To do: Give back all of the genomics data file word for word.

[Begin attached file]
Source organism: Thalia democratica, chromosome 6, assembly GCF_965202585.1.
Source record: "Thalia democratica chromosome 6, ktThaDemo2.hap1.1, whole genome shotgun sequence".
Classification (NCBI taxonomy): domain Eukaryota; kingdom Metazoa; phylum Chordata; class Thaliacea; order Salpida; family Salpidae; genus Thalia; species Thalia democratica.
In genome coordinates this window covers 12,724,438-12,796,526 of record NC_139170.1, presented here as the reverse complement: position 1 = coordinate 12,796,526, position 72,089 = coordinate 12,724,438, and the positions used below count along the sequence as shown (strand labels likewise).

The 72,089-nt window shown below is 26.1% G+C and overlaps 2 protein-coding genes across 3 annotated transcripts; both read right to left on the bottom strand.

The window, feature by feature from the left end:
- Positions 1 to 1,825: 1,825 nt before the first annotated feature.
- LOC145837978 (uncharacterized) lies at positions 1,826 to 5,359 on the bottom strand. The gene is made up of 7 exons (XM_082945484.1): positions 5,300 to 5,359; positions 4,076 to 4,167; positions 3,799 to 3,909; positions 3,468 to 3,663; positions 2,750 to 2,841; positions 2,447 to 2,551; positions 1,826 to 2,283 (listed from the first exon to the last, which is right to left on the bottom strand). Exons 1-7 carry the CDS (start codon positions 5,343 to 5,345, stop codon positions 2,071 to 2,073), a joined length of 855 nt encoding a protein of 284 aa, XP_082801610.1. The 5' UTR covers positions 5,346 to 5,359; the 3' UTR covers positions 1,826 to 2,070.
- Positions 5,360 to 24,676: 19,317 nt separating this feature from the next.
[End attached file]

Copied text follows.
Source organism: Thalia democratica, chromosome 6, assembly GCF_965202585.1.
Source record: "Thalia democratica chromosome 6, ktThaDemo2.hap1.1, whole genome shotgun sequence".
Classification (NCBI taxonomy): domain Eukaryota; kingdom Metazoa; phylum Chordata; class Thaliacea; order Salpida; family Salpidae; genus Thalia; species Thalia democratica.
In genome coordinates this window covers 12,724,438-12,796,526 of record NC_139170.1, presented here as the reverse complement: position 1 = coordinate 12,796,526, position 72,089 = coordinate 12,724,438, and the positions used below count along the sequence as shown (strand labels likewise).

The 72,089-nt window shown below is 26.1% G+C and overlaps 2 protein-coding genes across 3 annotated transcripts; both read right to left on the bottom strand.

The window, feature by feature from the left end:
- Positions 1 to 1,825: 1,825 nt before the first annotated feature.
- LOC145837978 (uncharacterized) lies at positions 1,826 to 5,359 on the bottom strand. The gene is made up of 7 exons (XM_082945484.1): positions 5,300 to 5,359; positions 4,076 to 4,167; positions 3,799 to 3,909; positions 3,468 to 3,663; positions 2,750 to 2,841; positions 2,447 to 2,551; positions 1,826 to 2,283 (listed from the first exon to the last, which is right to left on the bottom strand). Exons 1-7 carry the CDS (start codon positions 5,343 to 5,345, stop codon positions 2,071 to 2,073), a joined length of 855 nt encoding a protein of 284 aa, XP_082801610.1. The 5' UTR covers positions 5,346 to 5,359; the 3' UTR covers positions 1,826 to 2,070.
- Positions 5,360 to 24,676: 19,317 nt separating this feature from the next.